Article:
Is the Greek language, one of the most ancient and rich languages in the history of mankind, dying due to an avalanche of foreign words being introduced to the everyday vocabulary of native speakers?
Words such as “rapid tests”, “click-away shopping”, and “lockdown” are now widely used in Greece.
Some experts fear that the contamination of the Greek language with foreign words -mainly English – constitutes a mortal danger for the language which has been using the same alphabet for 28 centuries and held on to the same spelling rules for 24 centuries.
Prominent Greek Linguistics professor and former Education Minister Georgios Babiniotis is clearly concerned.
He is one of the leading advocates of action against what is perceived as a new threat to this great language.
Speaking with the British newspaper Observer in early February 2021, Babiniotis said that “We have been deluged by new terms and definitions in a very short space of time.
“Far too many of them are entering spoken and written Greek. On the television you hear phrases such as ‘rapid tests are being conducted via drive-through’, and almost all the words are English.
“It’s as if suddenly I’m hearing Creole,” he said.
You can’t patrol a language
However, some of the experts interviewed by Greek Reporter have a different view.
How can we really worry that the Greek language is threatened by extinction at a time when thousands of Greek words and terms, ideas, and stories are still alive all over the world?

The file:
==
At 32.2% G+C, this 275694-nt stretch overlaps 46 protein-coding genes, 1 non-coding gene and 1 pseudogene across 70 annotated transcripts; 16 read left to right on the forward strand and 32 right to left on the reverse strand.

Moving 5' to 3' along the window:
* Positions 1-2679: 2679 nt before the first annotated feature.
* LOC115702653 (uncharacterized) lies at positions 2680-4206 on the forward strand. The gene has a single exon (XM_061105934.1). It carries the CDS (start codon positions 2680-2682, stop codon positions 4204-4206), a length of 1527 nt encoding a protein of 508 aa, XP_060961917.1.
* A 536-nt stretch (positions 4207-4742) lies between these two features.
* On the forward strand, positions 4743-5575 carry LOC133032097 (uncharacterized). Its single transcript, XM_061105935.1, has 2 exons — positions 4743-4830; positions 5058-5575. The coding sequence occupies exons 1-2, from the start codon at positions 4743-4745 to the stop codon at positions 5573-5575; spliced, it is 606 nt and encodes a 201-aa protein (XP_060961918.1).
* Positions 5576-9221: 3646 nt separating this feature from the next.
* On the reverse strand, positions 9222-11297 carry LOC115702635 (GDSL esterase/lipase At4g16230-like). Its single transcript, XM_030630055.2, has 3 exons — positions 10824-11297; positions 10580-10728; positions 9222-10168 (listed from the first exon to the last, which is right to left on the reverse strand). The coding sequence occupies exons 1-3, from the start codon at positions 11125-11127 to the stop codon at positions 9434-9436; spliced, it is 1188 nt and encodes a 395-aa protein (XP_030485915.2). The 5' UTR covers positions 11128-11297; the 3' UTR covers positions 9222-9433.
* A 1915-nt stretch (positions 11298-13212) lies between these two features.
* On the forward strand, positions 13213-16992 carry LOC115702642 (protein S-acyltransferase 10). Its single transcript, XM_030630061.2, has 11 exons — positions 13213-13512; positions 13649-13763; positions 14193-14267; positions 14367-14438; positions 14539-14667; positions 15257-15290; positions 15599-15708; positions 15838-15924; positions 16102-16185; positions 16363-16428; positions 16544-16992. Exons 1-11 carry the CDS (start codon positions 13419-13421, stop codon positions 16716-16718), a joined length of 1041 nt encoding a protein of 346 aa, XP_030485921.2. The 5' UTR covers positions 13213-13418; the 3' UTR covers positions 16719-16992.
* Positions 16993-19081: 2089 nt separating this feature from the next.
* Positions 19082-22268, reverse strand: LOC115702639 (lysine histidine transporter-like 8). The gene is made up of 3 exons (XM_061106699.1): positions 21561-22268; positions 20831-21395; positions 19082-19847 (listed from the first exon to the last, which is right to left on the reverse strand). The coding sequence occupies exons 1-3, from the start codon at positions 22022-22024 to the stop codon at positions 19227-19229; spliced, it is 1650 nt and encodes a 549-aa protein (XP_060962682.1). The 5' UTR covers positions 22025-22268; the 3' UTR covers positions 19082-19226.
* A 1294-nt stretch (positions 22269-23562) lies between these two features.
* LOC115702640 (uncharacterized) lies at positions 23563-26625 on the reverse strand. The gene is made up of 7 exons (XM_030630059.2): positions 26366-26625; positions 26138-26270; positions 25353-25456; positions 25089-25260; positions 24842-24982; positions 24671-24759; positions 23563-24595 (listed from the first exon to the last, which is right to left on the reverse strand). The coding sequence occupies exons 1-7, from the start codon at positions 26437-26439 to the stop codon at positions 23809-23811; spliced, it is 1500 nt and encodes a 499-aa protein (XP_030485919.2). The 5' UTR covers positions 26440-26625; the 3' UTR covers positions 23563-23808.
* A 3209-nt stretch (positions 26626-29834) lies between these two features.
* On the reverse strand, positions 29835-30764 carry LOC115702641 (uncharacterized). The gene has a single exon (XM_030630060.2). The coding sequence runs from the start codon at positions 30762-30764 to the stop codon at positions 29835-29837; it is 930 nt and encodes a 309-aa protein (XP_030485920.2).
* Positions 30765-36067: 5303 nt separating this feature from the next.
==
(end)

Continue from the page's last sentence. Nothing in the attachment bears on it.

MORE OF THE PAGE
The most recent example, most notably, is the word “pandemic,” which has been dominating the global stage since early 2020.
“Pandemic” derives directly from Greek. It is comprised of the Greek word “Pan,” which means “all” and the word “demos” which means “people.”
He disagrees with Babiniotis’ theory that the Greek language is under threat.
“Every language borrows words from others. It’s an international phenomenon. Look at the English language, for example, where it has borrowed thousands of words from Greek,” Patakis says.
He then noted that one of the most widely used words throughout the world today is the Greek word “pandemic.”
“You can’t patrol a language,” he warned. “The language changes; if the Greek language wasn’t able to change, we’d still be speaking Ancient Greek,” the publisher noted.